We are all used to hearing politicians say ‘There’s no such thing as a magic money tree’, to explain why they can’t afford (for example) to improve public services.
But there is such a thing as a magic money tree. And what’s more, every sovereign government has one!
Modern Money Theory (MMT) is a method of analysis that shows how that magic money tree works. Conveniently, it has same the acronym as Magic Money Tree. Hence the title of my book.
Incidentally, although MMT is not yet wholeheartedly embraced by ‘classical’ economists it has some very eminent advocates, including Stephanie Kelton, who explains it in her new book, The Deficit Myth—also highly recommended.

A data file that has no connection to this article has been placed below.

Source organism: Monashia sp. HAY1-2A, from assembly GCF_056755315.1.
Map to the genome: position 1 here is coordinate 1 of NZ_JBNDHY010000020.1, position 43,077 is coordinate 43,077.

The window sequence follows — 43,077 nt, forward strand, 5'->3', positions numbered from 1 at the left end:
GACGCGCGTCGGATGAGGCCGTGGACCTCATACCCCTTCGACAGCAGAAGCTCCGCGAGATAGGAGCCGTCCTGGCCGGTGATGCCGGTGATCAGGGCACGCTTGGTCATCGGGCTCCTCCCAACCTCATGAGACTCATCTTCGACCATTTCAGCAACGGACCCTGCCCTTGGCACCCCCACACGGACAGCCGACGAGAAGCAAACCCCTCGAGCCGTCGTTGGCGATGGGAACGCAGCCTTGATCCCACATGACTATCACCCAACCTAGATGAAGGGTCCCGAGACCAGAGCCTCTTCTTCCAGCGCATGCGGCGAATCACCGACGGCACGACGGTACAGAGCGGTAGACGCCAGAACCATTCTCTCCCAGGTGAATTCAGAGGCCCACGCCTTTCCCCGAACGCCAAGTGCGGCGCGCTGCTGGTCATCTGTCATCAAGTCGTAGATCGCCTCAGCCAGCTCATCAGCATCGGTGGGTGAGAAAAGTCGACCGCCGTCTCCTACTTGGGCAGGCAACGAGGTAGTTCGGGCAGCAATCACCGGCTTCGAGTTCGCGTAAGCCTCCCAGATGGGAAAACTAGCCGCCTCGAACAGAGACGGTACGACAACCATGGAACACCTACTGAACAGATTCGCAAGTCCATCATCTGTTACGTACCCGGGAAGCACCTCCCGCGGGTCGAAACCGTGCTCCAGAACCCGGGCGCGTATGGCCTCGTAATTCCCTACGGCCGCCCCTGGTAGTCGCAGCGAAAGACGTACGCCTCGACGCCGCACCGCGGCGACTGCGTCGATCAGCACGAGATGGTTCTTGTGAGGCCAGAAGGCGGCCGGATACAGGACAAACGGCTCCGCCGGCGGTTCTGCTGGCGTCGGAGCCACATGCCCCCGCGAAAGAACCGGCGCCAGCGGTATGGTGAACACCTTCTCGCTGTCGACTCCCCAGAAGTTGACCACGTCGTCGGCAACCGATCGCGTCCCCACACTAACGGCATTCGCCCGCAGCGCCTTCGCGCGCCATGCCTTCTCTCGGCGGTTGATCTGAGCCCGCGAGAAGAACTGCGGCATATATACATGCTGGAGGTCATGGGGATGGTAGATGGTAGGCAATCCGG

The idea of a magic money tree is particularly apt in relation to a sovereign government’s economic and fiscal policies, since MMT makes it clear that there are no financial constraints on government spending. A sovereign government can always spend what it needs without running out of money, and without borrowing or taxing to ‘pay for it’. Just as if they really had a magic money tree.
When you understand how money really works you realise that although there are important constraints on government spending, they are never financial. Essentially the constraints are just the limits on sustainable non-inflationary productive capacity. These constraints are serious, even critical, but the government does itself—and us no favours by focusing on the totally irrelevant question of the (so-called) ‘deficit’.